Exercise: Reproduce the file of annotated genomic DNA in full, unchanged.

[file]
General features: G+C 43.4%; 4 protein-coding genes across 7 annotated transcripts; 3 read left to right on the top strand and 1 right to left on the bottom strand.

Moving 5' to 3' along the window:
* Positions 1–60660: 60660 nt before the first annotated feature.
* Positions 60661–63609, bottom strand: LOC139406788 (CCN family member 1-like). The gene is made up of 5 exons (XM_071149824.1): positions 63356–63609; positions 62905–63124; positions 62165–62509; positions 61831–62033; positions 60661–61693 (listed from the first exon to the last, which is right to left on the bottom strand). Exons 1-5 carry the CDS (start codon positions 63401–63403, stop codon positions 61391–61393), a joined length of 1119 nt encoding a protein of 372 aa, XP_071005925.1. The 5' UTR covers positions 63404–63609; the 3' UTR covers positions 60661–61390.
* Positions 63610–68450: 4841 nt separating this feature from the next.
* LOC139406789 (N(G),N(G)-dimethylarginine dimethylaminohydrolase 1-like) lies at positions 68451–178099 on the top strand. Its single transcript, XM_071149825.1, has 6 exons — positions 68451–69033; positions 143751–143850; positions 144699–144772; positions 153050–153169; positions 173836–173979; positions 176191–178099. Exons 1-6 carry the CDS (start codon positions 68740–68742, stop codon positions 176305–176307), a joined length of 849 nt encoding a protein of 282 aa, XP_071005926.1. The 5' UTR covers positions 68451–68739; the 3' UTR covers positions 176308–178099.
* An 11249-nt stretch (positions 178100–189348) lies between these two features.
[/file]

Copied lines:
General features: G+C 43.4%; 4 protein-coding genes across 7 annotated transcripts; 3 read left to right on the top strand and 1 right to left on the bottom strand.

Moving 5' to 3' along the window:
* Positions 1–60660: 60660 nt before the first annotated feature.
* Positions 60661–63609, bottom strand: LOC139406788 (CCN family member 1-like). The gene is made up of 5 exons (XM_071149824.1): positions 63356–63609; positions 62905–63124; positions 62165–62509; positions 61831–62033; positions 60661–61693 (listed from the first exon to the last, which is right to left on the bottom strand). Exons 1-5 carry the CDS (start codon positions 63401–63403, stop codon positions 61391–61393), a joined length of 1119 nt encoding a protein of 372 aa, XP_071005925.1. The 5' UTR covers positions 63404–63609; the 3' UTR covers positions 60661–61390.
* Positions 63610–68450: 4841 nt separating this feature from the next.
* LOC139406789 (N(G),N(G)-dimethylarginine dimethylaminohydrolase 1-like) lies at positions 68451–178099 on the top strand. Its single transcript, XM_071149825.1, has 6 exons — positions 68451–69033; positions 143751–143850; positions 144699–144772; positions 153050–153169; positions 173836–173979; positions 176191–178099. Exons 1-6 carry the CDS (start codon positions 68740–68742, stop codon positions 176305–176307), a joined length of 849 nt encoding a protein of 282 aa, XP_071005926.1. The 5' UTR covers positions 68451–68739; the 3' UTR covers positions 176308–178099.
* An 11249-nt stretch (positions 178100–189348) lies between these two features.